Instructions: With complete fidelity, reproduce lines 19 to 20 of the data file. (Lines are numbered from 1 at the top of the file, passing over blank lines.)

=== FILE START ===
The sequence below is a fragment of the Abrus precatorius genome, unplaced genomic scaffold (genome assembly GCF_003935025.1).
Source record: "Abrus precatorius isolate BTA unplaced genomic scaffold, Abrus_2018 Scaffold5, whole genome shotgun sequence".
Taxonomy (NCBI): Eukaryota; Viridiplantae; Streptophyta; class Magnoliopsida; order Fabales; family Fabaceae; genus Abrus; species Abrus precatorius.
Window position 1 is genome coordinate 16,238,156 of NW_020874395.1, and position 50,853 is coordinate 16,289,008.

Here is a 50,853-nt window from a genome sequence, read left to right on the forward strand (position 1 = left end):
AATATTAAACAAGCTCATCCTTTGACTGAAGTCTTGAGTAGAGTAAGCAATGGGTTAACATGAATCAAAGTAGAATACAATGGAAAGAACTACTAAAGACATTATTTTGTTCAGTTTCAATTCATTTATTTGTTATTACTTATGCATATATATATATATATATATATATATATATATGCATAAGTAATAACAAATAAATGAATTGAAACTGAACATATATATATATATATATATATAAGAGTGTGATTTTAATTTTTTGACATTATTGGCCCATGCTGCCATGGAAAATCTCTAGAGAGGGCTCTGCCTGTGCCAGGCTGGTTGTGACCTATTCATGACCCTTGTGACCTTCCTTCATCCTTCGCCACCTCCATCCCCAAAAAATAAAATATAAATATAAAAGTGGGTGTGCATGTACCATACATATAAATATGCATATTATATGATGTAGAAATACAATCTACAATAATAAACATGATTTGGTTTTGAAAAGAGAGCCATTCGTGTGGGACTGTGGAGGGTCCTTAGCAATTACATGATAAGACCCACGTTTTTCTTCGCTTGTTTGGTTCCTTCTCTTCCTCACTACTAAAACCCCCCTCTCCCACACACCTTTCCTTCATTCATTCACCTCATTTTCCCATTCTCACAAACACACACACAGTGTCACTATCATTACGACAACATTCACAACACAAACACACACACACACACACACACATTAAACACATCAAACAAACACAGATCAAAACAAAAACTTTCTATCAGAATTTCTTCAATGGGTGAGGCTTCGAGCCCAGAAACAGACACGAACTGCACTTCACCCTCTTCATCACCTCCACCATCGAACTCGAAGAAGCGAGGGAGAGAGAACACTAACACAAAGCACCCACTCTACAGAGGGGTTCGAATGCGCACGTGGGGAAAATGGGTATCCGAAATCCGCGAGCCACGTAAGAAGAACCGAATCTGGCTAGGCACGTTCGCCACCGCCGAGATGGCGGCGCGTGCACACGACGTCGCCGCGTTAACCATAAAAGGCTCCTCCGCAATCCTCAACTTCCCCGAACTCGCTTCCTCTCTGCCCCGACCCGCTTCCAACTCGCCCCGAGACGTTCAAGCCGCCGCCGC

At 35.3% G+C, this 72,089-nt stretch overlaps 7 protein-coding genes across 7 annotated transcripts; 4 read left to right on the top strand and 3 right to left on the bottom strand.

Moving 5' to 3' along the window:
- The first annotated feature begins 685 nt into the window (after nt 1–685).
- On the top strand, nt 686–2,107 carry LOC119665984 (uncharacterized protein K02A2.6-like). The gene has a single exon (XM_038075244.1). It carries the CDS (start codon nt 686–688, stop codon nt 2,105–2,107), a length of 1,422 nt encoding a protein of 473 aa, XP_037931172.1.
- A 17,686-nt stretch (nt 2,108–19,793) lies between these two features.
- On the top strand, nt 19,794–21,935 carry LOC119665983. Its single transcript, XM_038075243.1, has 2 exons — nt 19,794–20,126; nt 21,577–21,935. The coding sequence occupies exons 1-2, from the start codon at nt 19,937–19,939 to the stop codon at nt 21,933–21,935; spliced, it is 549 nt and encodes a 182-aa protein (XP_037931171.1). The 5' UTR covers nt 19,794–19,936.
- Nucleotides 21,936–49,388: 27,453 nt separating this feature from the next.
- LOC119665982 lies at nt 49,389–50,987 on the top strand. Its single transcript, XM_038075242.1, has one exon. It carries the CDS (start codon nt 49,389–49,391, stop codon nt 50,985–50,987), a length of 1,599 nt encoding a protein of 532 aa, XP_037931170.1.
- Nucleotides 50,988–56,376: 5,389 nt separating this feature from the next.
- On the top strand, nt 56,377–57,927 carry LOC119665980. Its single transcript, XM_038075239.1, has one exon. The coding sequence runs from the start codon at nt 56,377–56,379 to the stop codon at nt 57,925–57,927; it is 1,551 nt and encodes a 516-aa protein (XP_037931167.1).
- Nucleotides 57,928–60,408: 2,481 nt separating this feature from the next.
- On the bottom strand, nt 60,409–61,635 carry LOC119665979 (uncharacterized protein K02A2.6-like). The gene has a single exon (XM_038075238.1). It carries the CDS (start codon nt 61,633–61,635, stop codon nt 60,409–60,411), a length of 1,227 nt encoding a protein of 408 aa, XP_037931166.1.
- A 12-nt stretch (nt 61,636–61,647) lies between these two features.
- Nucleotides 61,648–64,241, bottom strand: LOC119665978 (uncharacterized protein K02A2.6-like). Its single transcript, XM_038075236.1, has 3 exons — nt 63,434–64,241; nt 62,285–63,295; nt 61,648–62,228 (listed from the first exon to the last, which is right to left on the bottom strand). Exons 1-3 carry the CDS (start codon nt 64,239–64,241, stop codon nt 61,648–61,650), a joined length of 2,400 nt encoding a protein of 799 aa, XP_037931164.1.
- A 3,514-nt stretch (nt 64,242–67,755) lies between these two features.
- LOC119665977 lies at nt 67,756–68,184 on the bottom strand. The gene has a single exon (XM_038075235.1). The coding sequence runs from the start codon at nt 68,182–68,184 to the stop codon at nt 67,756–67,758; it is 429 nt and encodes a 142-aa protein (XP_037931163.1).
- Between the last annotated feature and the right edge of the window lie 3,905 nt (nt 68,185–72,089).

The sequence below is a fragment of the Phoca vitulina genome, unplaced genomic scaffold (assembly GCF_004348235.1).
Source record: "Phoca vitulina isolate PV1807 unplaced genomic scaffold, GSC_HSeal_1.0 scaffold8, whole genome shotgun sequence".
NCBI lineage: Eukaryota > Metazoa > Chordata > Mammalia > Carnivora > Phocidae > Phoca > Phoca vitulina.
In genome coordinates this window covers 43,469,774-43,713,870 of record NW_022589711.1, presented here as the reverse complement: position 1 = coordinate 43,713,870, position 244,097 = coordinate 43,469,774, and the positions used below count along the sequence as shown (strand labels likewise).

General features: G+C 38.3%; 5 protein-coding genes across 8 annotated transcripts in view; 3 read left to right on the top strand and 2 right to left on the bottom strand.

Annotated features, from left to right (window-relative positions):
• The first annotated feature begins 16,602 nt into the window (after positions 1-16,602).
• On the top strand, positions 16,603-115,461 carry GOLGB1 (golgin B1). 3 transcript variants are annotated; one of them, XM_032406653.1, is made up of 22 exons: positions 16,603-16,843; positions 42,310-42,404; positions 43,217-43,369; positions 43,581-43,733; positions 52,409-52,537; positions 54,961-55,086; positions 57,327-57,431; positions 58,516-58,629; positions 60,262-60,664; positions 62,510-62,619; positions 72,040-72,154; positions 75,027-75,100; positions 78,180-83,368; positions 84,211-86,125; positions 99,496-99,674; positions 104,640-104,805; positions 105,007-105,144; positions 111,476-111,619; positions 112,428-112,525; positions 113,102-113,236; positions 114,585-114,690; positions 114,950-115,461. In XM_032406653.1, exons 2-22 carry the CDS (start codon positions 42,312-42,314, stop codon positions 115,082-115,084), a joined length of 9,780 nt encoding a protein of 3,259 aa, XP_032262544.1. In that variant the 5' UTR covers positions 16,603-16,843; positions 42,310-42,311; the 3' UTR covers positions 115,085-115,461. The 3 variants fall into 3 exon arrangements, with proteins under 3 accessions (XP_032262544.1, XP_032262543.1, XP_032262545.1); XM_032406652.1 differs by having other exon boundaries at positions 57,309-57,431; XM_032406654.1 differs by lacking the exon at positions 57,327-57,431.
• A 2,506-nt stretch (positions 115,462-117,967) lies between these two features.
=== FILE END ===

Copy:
- A 12-nt stretch (nt 61,636–61,647) lies between these two features.
- Nucleotides 61,648–64,241, bottom strand: LOC119665978 (uncharacterized protein K02A2.6-like). Its single transcript, XM_038075236.1, has 3 exons — nt 63,434–64,241; nt 62,285–63,295; nt 61,648–62,228 (listed from the first exon to the last, which is right to left on the bottom strand). Exons 1-3 carry the CDS (start codon nt 64,239–64,241, stop codon nt 61,648–61,650), a joined length of 2,400 nt encoding a protein of 799 aa, XP_037931164.1.